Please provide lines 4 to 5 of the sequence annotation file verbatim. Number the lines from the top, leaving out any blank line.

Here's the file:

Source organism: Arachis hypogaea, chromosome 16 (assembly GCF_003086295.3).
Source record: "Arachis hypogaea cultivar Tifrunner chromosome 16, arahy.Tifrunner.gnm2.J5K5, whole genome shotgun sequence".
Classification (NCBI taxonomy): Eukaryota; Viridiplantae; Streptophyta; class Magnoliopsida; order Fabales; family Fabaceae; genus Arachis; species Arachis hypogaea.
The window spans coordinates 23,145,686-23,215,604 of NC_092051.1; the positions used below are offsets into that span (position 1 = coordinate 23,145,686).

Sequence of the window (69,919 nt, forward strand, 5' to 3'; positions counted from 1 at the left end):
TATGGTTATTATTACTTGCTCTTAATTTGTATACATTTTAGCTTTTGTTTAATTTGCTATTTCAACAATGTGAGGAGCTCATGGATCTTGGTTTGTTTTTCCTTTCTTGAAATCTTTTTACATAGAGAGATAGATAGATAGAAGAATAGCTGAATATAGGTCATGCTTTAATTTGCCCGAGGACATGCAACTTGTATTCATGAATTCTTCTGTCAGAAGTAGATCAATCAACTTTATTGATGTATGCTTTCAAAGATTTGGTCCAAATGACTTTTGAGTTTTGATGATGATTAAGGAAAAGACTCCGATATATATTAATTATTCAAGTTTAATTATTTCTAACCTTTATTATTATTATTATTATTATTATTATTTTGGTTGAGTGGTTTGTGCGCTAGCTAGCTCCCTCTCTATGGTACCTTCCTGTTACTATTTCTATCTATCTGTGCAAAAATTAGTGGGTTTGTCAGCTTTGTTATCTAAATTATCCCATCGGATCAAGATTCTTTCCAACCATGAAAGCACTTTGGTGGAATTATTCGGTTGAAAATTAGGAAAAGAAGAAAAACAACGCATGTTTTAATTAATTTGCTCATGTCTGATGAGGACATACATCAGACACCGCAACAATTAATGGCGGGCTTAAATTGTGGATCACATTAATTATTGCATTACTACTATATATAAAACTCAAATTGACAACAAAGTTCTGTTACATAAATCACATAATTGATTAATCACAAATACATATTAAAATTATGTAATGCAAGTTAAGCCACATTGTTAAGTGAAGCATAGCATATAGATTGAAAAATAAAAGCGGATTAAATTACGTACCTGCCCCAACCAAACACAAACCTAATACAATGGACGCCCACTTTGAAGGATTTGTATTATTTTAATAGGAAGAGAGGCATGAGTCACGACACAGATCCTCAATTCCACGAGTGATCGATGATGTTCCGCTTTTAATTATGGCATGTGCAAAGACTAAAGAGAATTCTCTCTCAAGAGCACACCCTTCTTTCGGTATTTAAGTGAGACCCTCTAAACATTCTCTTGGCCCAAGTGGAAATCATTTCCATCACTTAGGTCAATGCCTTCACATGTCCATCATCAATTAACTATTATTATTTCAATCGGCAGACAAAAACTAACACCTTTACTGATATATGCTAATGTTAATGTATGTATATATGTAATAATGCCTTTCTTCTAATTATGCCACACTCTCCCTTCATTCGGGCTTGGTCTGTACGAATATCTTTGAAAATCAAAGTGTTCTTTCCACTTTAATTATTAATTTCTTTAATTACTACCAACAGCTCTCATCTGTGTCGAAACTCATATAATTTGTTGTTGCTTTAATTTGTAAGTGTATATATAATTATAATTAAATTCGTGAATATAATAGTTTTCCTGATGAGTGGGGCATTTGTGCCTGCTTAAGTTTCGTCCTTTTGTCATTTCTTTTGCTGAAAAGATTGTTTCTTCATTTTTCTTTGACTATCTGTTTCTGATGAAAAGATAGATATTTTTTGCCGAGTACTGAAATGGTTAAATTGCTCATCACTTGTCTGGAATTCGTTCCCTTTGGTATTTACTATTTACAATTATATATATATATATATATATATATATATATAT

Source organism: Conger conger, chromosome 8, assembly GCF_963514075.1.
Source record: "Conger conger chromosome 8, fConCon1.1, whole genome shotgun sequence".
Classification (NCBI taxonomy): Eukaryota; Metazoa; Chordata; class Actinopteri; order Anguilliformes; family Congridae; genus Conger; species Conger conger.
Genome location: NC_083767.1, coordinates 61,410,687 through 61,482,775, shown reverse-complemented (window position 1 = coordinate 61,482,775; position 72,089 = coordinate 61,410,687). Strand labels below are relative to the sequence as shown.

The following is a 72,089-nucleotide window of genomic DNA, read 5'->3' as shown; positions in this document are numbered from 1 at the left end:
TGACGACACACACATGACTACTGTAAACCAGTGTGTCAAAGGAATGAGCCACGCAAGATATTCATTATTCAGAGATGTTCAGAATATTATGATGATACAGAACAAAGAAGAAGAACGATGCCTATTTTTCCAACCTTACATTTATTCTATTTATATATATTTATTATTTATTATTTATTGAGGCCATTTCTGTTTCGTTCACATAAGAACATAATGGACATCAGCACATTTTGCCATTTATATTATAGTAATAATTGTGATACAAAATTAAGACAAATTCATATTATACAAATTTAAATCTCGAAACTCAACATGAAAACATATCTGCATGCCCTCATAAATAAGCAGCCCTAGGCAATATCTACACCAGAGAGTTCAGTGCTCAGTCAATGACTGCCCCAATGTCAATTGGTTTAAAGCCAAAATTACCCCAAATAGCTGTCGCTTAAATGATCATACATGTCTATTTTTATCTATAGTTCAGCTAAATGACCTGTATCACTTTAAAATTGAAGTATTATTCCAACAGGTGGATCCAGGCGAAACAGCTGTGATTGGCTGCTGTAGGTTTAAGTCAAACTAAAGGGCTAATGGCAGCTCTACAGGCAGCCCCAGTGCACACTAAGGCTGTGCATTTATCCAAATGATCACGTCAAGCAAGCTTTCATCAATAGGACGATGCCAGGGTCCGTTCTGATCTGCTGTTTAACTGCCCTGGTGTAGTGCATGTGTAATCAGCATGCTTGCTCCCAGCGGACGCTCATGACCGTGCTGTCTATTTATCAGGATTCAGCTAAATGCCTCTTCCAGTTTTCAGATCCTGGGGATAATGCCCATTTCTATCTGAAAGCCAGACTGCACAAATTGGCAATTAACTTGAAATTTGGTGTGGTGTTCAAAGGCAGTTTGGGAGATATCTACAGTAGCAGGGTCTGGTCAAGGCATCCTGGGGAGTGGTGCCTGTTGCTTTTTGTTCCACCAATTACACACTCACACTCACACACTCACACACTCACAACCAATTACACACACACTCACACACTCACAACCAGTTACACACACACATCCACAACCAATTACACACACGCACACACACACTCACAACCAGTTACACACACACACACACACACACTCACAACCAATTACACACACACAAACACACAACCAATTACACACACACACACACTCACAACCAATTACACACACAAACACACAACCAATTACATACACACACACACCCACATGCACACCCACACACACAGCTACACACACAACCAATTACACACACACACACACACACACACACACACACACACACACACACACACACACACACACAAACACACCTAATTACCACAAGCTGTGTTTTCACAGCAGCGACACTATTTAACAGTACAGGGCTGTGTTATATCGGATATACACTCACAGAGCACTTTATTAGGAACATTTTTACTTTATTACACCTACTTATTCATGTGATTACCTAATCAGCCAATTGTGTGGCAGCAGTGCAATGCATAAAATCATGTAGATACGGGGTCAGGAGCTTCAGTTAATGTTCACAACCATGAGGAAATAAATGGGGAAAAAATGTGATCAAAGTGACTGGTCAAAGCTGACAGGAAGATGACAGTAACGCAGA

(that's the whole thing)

The window spans coordinates 23,145,686-23,215,604 of NC_092051.1; the positions used below are offsets into that span (position 1 = coordinate 23,145,686).

Sequence of the window (69,919 nt, forward strand, 5' to 3'; positions counted from 1 at the left end):